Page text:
Share with LinkedIn Share with Twitter Share with Facebook Share with Facebook
Download PDF version Download PDF version

In case you missed it

Historic Spanish building upgrades security with ASSA ABLOY's SMARTair® wireless access control
Historic Spanish building upgrades security with ASSA ABLOY's SMARTair® wireless access control

Schools present unique challenges for security and access control. But what about a school that is also a heritage site of exceptional value? The Colegio Diocesano Santo Domingo in Orihuela, Spain, is more than just a school. Its historic buildings date to the 1500s, a heritage site as well as a place of learning — with a museum that requires the protection of the same access system. The college buildings are a Resource of Cultural Interest and on Spain’s heritage registry: They must not be damaged. Wire-free electronic locks were the obvious answer.   A wireless solution SMARTair® wireless locking devices now control access through 300 doors around the school. Electronic escutcheons, knob cylinders, and wall readers (including lifts) are connected to intuitive SMARTair software by a network of 38 HUBs. The school chose SMARTair Wireless Online management for their new keyless access system. This powerful management option enables real-time control of access to and around the site, even if the school’s data network is down. Automated emails inform security staff of any incidents, keeping students, teachers, equipment, and precious heritage safe. Real-time key management “The main benefit is the ease of real-time key management — from any place and at any time — via the wireless online management system,” says the school’s IT Manager, Francisco Fernández Soriano. “This increases security for children and for staff because no unauthorised people can enter the school.” In addition to the main entrances and classrooms, access to private spaces is constantly monitored “In addition to the main entrances and classrooms, access to private spaces such as lifts, offices, staff rooms, the church, the museum, the library, and the IT room is constantly monitored.” Scalable modular system Installation of the school’s SMARTair system required minimal work. Some doors date to the 16th century, so major alterations were not possible. “The system was installed without a hitch and also without any disruption to classes,” he adds. Because SMARTair is a modular system, scalability is built in. They can extend or fine-tune their access system when they choose. Indeed, the school’s “SMARTair Phase II” is already under discussion.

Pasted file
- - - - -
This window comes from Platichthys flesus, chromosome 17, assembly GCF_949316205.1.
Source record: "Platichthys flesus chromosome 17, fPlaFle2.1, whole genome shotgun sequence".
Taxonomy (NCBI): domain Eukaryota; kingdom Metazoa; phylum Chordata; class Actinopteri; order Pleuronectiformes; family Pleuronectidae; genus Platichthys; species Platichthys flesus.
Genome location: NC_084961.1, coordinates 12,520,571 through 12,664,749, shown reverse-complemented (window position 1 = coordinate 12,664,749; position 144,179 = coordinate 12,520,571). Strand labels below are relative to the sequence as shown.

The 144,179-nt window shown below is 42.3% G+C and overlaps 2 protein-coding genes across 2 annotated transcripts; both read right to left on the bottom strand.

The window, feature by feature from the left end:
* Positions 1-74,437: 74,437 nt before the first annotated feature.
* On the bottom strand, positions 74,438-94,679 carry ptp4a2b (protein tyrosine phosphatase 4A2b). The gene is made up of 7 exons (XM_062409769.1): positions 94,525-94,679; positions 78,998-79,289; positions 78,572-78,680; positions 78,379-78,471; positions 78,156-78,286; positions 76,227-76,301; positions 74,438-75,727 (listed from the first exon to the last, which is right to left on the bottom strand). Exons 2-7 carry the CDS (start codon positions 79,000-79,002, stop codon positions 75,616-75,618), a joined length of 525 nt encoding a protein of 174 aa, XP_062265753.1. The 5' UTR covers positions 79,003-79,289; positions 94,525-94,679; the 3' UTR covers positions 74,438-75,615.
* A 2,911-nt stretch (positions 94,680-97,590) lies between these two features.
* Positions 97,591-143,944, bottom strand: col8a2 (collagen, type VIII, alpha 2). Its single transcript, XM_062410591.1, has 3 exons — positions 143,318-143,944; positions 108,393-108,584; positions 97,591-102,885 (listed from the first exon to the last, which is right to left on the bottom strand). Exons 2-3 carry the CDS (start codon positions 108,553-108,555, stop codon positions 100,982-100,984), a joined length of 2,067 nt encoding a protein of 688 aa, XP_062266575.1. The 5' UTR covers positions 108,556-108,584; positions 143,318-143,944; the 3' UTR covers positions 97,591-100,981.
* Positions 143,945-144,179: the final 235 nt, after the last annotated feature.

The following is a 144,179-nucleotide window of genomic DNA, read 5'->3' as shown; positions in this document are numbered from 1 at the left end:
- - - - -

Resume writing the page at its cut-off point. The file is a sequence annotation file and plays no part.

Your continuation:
Hanwha Techwin America’s Wisenet Q series 4MP cameras safeguard Anaheim Union High School District (AUHSD)
Hanwha Techwin America’s Wisenet Q series 4MP cameras safeguard Anaheim Union High School District (AUHSD)